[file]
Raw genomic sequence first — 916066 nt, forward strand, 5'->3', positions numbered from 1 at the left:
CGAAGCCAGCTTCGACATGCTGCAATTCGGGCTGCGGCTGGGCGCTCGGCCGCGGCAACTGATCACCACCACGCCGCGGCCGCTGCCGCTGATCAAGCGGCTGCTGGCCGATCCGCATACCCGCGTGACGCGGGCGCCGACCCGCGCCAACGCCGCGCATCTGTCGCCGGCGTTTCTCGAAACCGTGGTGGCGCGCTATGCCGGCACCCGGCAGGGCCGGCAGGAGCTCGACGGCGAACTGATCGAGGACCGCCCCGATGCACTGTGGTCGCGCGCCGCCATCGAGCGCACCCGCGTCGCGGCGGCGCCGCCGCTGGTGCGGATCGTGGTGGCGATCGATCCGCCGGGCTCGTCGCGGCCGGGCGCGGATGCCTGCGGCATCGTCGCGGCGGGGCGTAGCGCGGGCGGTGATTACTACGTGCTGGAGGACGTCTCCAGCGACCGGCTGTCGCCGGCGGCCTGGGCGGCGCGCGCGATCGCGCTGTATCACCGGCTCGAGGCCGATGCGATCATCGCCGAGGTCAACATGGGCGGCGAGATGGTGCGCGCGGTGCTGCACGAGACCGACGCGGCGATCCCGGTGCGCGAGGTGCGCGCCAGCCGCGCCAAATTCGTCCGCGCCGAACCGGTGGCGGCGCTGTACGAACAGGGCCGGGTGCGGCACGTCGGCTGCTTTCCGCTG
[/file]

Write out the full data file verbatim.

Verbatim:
Raw genomic sequence first — 916066 nt, forward strand, 5'->3', positions numbered from 1 at the left:
CGAAGCCAGCTTCGACATGCTGCAATTCGGGCTGCGGCTGGGCGCTCGGCCGCGGCAACTGATCACCACCACGCCGCGGCCGCTGCCGCTGATCAAGCGGCTGCTGGCCGATCCGCATACCCGCGTGACGCGGGCGCCGACCCGCGCCAACGCCGCGCATCTGTCGCCGGCGTTTCTCGAAACCGTGGTGGCGCGCTATGCCGGCACCCGGCAGGGCCGGCAGGAGCTCGACGGCGAACTGATCGAGGACCGCCCCGATGCACTGTGGTCGCGCGCCGCCATCGAGCGCACCCGCGTCGCGGCGGCGCCGCCGCTGGTGCGGATCGTGGTGGCGATCGATCCGCCGGGCTCGTCGCGGCCGGGCGCGGATGCCTGCGGCATCGTCGCGGCGGGGCGTAGCGCGGGCGGTGATTACTACGTGCTGGAGGACGTCTCCAGCGACCGGCTGTCGCCGGCGGCCTGGGCGGCGCGCGCGATCGCGCTGTATCACCGGCTCGAGGCCGATGCGATCATCGCCGAGGTCAACATGGGCGGCGAGATGGTGCGCGCGGTGCTGCACGAGACCGACGCGGCGATCCCGGTGCGCGAGGTGCGCGCCAGCCGCGCCAAATTCGTCCGCGCCGAACCGGTGGCGGCGCTGTACGAACAGGGCCGGGTGCGGCACGTCGGCTGCTTTCCGCTG